Our perspectives shift depending on what we are looking at and what angle we are looking at it from. I thrive on listening to new voices, locating the connective threads between disparate modes of thought, and blurring the boundaries to produce provocative questions and new understandings. This broad and mutable frame of reference enhances my ability to address multiple audiences and to assist others in doing so as well. I have a talent for moving seamlessly between the micro-environment of the written word and the larger context of its production and reception without losing sight of either’s distinctiveness. I bring this inquisitiveness and acute focus to explore the relationship between content and form, the alignment of authorial intent and audience, and other key questions that move writing toward precision and potency.
I am passionate about cultivating human empathy, curiosity, and connection, and I have served in various roles and environments to empower individuals through creative exploration and expression. I have chosen all of these incarnations based on a personal precept: I want my words to matter, and I want to help others make theirs matter too. In the classroom, on the page, in my community, I have attempted to forge words into an energetic force that both inspires and embodies movement.
I have taught writing, African American literature, and Cultural Studies at Yale University and Wesleyan University and English at independent and public schools in the Bay Area and New England. I have worked as a grantwriter for a large urban school district with an ethnically and economically diverse student population. During this time, I secured funding for a variety of initiatives to update facilities and equipment, create professional development opportunities for teachers, provide after-school enrichment, and enhance opportunities for English Language Learners. I have also written grants and been the lead organizer/liaison for a free international literary conference celebrating the life and legacy of Langston Hughes, featuring theatrical, dance, literary, and musical performances on Yale’s campus with parallel programming and book giveaways at an under-resourced local public school.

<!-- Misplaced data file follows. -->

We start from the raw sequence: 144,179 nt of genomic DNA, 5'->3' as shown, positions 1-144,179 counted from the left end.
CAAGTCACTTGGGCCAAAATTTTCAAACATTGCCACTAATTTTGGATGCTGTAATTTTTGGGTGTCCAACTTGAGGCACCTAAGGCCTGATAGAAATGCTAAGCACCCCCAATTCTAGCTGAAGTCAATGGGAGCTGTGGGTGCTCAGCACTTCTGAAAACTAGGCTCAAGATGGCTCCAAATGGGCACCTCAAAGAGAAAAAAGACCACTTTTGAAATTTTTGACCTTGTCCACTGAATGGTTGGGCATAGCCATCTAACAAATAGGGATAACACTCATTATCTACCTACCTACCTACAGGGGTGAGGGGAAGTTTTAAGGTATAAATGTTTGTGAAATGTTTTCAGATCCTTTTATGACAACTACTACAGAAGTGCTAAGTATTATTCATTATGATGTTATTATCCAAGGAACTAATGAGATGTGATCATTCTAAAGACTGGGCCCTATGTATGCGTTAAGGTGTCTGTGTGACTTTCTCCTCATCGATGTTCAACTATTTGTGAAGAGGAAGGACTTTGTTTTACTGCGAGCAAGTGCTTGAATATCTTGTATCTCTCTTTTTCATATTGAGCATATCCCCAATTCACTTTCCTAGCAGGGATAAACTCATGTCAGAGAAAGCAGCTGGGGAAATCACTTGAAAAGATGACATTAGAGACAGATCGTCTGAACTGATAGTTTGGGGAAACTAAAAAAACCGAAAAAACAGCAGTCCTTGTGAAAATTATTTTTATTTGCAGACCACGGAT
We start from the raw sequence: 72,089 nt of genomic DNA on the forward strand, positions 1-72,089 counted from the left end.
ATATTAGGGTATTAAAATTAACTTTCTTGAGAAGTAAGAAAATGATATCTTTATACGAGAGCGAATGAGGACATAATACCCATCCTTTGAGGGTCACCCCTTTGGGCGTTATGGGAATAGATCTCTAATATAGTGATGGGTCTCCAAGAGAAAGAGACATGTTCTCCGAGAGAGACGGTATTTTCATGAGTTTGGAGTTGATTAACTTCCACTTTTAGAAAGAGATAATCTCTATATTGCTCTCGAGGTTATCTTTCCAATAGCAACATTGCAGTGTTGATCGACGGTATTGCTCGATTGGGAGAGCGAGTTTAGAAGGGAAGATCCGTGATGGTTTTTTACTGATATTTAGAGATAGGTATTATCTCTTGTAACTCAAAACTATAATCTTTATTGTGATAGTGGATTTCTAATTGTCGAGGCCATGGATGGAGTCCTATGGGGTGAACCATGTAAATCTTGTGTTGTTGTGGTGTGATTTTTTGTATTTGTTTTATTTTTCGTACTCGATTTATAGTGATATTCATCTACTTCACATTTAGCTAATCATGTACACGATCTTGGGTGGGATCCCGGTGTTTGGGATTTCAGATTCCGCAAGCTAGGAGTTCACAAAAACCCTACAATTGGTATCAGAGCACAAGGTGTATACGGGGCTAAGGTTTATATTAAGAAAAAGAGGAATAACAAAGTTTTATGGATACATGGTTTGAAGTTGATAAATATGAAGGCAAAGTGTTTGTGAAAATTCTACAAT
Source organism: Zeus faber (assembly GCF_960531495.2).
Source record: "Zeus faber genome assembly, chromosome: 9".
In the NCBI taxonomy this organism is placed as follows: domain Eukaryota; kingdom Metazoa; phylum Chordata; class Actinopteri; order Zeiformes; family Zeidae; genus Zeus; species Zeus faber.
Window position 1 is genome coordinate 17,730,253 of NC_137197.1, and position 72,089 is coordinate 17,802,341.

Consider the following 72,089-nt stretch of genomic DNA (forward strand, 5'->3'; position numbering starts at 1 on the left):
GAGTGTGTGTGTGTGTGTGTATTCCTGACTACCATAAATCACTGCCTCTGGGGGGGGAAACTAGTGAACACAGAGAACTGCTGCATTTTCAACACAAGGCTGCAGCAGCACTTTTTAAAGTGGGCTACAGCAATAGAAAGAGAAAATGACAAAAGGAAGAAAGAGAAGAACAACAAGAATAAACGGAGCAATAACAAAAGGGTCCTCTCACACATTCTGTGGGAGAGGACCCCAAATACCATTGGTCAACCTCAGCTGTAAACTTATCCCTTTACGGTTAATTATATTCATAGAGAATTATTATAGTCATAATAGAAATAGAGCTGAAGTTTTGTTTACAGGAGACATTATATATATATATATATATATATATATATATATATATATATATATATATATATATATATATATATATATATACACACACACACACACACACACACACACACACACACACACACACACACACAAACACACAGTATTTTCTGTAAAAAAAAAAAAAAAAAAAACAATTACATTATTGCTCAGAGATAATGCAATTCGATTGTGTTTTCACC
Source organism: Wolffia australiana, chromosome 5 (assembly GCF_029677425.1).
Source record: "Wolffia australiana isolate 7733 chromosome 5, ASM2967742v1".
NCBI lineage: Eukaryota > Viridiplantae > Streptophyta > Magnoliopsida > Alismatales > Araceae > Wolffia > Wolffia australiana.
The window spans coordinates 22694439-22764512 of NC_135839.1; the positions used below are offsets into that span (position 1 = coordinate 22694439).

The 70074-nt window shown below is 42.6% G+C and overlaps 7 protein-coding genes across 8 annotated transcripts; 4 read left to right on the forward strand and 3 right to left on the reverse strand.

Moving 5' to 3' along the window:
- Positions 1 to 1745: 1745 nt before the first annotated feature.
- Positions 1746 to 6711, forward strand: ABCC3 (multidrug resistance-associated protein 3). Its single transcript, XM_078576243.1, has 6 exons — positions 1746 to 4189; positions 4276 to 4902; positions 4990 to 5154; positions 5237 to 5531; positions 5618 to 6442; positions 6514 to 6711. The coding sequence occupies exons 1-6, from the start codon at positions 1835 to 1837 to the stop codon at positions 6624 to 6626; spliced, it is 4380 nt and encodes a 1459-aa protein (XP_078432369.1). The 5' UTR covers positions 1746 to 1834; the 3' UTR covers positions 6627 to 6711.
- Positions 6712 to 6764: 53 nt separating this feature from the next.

As a teacher and writing coach, I facilitate my students’ and clients’ learning process in tandem with my own through conversations that challenge our respective interpretive and experiential horizons. Young people push me to ask questions that are unique to their way of looking at the world and to look for answers in places that are part of their cultural and educational landscape rather than the one native to me. Older clients bring the wisdom and wideness of experience to bear, conjuring futureworlds from bifocal lenses. Throughout all of my work, I advocate for the importance of multiple perspectives and heterogeneous knowledge platforms and communities by encouraging individuals to reflect upon and express their unique stories and attune with sensitivity and patience to those of others.